The National Science Foundation (NSF) today announced the 12 projects funded in a fourth round of Partnerships for International Research and Education (PIRE) awards. Many of these projects engage scientists in research to develop clean, safe, reliable, affordable energy alternatives, as the need for solutions challenges societies across the globe.
The United States Agency for International Development (USAID) today also announced two awards totaling $500,000 through its Partnerships for Enhanced Engagement in Research (PEER) Science program that will support two NSF PIRE research projects, one in India and one in Mexico.
NSF's PIRE program, instituted in 2005, supports innovative, international research and education collaborations that advance three goals:
PIRE supports bold, forward-looking research whose successful outcomes result from all partners--U.S. and foreign--providing unique contributions to the research endeavor.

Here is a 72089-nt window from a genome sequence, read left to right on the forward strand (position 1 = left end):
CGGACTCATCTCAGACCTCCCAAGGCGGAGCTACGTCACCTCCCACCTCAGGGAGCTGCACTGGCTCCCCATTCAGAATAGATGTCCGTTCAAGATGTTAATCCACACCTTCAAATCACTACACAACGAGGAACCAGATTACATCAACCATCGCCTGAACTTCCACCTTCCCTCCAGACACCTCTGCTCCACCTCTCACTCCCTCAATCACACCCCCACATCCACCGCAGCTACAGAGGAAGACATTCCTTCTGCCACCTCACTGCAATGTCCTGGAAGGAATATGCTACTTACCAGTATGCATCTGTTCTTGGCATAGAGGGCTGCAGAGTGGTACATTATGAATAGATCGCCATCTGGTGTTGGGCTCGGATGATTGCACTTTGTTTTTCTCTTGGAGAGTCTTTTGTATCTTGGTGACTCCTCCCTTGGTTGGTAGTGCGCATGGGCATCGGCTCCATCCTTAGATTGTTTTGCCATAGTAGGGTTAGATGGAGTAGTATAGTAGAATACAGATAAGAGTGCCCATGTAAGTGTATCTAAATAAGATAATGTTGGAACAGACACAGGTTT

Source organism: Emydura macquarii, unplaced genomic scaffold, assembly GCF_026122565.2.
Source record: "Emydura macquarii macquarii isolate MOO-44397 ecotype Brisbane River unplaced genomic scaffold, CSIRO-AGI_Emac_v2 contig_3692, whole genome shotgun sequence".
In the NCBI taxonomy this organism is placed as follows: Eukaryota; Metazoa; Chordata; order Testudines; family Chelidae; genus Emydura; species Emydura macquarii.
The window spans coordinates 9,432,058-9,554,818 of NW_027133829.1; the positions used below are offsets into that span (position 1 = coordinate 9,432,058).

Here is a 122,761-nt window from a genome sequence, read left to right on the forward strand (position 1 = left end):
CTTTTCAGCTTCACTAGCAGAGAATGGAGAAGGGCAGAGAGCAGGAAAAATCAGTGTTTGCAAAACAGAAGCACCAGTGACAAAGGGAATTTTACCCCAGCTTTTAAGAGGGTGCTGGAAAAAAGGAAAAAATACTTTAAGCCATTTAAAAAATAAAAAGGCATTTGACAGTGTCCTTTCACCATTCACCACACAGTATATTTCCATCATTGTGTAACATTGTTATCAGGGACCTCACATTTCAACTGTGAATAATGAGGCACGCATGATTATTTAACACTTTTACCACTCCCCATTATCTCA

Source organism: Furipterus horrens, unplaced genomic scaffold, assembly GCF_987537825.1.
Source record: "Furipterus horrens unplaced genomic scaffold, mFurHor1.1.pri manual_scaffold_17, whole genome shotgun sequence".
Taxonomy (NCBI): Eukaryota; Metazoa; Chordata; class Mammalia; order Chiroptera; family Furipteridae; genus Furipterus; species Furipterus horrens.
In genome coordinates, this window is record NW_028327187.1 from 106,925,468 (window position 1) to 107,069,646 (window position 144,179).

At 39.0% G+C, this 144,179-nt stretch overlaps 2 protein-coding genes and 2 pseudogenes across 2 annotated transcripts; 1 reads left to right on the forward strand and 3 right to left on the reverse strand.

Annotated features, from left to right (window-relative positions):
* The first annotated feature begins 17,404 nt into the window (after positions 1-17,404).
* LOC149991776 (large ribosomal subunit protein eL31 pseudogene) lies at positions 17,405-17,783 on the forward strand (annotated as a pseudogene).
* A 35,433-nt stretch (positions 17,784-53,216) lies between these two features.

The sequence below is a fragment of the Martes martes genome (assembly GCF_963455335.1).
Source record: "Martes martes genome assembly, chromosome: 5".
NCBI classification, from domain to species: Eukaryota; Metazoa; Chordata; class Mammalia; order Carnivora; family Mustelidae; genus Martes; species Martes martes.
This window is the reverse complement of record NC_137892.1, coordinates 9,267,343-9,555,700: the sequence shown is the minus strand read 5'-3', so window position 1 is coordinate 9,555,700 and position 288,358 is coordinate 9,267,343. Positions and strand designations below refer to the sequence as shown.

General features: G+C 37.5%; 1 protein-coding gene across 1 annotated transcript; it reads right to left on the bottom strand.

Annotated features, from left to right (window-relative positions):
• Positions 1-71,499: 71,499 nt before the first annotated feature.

"The PIRE projects exemplify how the U.S. receives a 'collaborative advantage' from international cooperation in science and engineering," said NSF PIRE program manager John Tsapogas. "Scientific, educational and institutional outcomes are made much stronger by the collaboration than either side could achieve alone. Many of the mature PIRE projects have lived up that promise and the new awards are also expected to do so."
In addition to its partnership with USAID, the PIRE program in this latest round of awards established agreements with other domestic and foreign counterpart agencies to provide support for the foreign collaborators of the PIRE projects. The partners were: the U.S. Env
|Contact: Lisa-Joy Zgorski|
National Science Foundation